Other public agencies, such as Department of Developmental Services (DDS), Connecticut Department of Mental Health and Addiction Services (DMHAS), and the Board of Education Services for the Blind (BESBE), provide some transition services for their clientele. Yet, the bulk of transition training and support is provided by private providers, often on contract to government agencies. One such program is Options Employment and Educational Services. This program operates out of Hartford and provides highly individualized instruction, whether educational or vocational, to those students who have been unsuccessful in the public school. Prior to the outbreak of Covid-19, Options’ work took place in surrounding communities. Vocational instructors brought young adults to locations specializing in their areas of career focus, or in the case of students, to their area of interest or study. For example, vocational staff brought clients to an ambulance station to practice studying to be an EMT. The pandemic has forced Options to continue its work remotely with the same certified instructors who also provide written information about the student’s chosen industry while connecting them with professionals in the field and their expertise via zoom. The students gain experience and learn firsthand through informational interviews from experts, while being able to explore all their future options in a safe but productive way until in person interaction is available again. To prevent social isolation and to maintain social skills, students have also been connecting in gameplay with one another via zoom.
Another private vocational support firm is EPIC, Educational Partnership for Instructing Children, serving the New York metropolitan tri-state area from Paramus, New Jersey. EPIC provides children aged 3-21 with severe challenges linked to autism with Applied Behavior Analysis (ABA), goal-oriented executive function training and transition services and planning. The transition process begins at 9 years old, with plans and goals re-evaluated every 3 to 5 years. Staff work one-on-one with students to foster each individual’s continual growth in verbal, academic and social skills through childhood. Where appropriate, EPIC provides learners with skills to ease transition or inclusion into a general education setting. Life skills can include anything from teaching students hygienic habits to teaching them to shop for themselves. Later, staff teach workplace readiness skills and work with local businesses to provide supported internships, so students can transfer smoothly into the occupational sphere after graduation. In short, EPIC fosters generalization of skills across all aspects of their student’s lives to stretch beyond academia and vocational ability into independent executive and behavioral functioning in adulthood.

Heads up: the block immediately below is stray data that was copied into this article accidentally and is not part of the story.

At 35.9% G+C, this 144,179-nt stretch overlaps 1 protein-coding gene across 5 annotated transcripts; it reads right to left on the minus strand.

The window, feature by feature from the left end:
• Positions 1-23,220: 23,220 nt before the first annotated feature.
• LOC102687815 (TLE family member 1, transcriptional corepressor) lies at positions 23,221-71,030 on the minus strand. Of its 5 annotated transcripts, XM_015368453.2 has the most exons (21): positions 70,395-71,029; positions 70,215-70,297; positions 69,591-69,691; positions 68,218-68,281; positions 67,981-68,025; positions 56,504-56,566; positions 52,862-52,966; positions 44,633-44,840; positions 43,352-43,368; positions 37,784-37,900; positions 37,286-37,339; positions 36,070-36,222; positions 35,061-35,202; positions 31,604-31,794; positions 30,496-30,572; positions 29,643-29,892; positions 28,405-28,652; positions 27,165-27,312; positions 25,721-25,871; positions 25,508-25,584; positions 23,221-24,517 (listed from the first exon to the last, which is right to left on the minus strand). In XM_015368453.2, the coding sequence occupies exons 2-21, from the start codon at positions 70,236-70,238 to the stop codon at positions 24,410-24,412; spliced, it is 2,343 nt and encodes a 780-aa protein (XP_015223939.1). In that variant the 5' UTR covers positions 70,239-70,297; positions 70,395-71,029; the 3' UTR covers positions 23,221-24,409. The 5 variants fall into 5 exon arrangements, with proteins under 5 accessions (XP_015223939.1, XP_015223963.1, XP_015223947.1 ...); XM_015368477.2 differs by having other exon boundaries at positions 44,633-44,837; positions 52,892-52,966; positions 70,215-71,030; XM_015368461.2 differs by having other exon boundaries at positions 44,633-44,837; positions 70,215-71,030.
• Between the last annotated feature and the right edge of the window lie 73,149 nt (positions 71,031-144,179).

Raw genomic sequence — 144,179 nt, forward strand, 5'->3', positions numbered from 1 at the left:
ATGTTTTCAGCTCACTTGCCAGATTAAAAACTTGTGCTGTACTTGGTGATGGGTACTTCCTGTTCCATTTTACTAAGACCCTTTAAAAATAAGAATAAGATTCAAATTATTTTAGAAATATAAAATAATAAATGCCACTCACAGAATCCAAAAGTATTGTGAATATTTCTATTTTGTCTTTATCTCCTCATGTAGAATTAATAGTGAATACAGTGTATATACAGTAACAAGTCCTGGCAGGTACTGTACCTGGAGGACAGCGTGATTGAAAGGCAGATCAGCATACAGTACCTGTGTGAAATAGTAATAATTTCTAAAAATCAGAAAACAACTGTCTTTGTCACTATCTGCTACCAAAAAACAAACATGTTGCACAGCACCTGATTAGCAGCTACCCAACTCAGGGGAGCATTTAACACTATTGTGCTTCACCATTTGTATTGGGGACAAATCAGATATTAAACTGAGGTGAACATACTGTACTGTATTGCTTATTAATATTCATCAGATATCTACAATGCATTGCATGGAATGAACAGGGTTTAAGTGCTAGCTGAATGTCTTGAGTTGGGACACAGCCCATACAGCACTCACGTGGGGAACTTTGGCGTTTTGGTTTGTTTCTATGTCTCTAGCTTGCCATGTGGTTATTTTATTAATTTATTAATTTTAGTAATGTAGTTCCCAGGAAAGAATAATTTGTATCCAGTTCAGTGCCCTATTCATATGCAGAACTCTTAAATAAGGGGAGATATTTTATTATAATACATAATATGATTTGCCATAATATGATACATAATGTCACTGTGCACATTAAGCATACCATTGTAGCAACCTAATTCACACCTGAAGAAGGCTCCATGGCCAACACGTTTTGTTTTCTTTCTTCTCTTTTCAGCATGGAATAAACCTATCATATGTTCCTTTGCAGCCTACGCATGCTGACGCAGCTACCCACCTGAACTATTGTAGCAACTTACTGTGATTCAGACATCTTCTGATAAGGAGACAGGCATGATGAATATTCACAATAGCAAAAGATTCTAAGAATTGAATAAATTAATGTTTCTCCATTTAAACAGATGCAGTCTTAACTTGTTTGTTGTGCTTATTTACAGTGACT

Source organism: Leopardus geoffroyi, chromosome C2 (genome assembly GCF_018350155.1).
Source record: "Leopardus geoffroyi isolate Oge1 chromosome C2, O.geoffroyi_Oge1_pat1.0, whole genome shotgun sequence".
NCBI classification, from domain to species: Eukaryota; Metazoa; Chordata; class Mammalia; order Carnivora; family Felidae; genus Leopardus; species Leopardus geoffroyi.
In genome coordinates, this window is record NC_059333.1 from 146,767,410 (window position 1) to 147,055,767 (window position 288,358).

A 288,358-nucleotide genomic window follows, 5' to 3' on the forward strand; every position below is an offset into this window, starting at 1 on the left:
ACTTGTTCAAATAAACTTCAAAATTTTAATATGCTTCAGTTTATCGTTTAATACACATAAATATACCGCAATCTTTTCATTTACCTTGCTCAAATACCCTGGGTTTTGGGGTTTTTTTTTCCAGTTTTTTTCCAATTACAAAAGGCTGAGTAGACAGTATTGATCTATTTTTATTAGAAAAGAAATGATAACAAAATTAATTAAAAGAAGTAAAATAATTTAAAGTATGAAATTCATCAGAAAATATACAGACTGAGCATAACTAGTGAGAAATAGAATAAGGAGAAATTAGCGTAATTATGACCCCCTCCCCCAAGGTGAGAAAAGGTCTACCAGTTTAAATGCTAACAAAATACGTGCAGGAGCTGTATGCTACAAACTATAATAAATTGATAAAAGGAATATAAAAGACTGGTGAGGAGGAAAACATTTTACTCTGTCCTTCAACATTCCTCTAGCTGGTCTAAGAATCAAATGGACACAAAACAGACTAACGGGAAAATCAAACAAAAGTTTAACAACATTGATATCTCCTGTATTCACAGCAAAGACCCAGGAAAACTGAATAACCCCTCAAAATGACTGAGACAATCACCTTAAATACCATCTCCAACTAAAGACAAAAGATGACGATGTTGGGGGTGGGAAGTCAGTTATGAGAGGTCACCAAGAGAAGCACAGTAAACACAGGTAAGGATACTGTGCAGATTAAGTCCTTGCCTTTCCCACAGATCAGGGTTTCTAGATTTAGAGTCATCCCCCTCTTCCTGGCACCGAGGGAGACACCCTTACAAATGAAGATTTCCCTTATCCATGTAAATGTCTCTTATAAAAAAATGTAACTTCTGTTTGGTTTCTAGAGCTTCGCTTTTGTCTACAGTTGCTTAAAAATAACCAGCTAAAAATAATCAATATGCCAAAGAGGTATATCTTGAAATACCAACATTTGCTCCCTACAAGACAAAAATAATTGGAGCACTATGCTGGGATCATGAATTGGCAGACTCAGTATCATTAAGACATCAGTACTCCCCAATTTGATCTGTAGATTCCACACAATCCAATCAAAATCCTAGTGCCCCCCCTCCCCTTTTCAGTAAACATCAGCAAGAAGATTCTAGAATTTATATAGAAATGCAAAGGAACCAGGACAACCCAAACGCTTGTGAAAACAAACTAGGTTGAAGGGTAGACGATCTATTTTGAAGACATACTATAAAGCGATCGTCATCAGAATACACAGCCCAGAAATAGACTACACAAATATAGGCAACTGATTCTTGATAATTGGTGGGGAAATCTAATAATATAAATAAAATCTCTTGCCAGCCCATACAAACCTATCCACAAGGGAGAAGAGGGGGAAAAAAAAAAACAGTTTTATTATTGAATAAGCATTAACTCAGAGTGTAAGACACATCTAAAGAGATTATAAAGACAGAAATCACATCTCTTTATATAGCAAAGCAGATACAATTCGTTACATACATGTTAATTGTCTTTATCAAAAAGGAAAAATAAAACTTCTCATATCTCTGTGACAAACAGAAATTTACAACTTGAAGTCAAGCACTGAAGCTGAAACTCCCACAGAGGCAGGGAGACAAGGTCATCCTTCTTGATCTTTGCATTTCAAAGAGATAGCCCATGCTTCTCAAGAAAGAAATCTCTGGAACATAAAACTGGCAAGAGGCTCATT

However, to many organizations like EPIC who cater to young clients with developmental, communication and behavioral challenges, distance learning as precipitated by Covid-19, has proved nothing short of devastating to those require repetition, and often hands-on or cross environmental instruction, in order to learn and then maintain their skillset. Not only are young people losing the time they would’ve had to learn or properly instill these skills, but they are likely regressing, or at least not advancing in them as a result of social distancing. There is a severe disruption in routine and predictability which can have a severe negative impact on their emotions, motivation, and interpersonal skill acquisition. Additionally, the virus itself presents a wholly different hurdle to those who have worked for years to master interpersonal skills and human contact. Students must now avoid human touch, practice vigilance with hygiene, and adapt to wearing masks. The job market will likely be more competitive than ever, making it doubly important to possess acceptable societal behavior and appropriate independent living skills, like hygiene and staying engaged and being self-motivated.
There appears to be general agreement on how transition is best accomplished. Reinforcing the student’s goals, keeping a regular schedule, maintaining their interests, furthering their learning, perhaps by interviewing professionals on zoom, or researching their passions, is vital. So, too, is firing up their motivation and providing them regular feedback and accountability along with emotional and skill support and expansion. There is also an unprecedented market for online skills and jobs, so it is important for students now to be familiar with appropriate technology where possible. This necessary distance interaction may actually be a boon for those whose passion is numbers or machines and for those who perform better in more ordered, less crowded environments, simply due to the nature of social distance. But for those in need of one-on-one tutelage or job training, virtual reality may prove an invaluable tool in the future to simulate an in person encounter and thus have similar positive effects as a true interpersonal encounter. There are options. Even with these uncertain horizons, there is hope, and, with the right supports, be they educational, vocational, domestic or technological, there can be success for those transitioning into the adult sphere.
For further resources, please visit:
Options Employment and Educational Services, LLC
Director: Scott W. Wells
Phone Number: (860) 523-5318
Email: [email protected]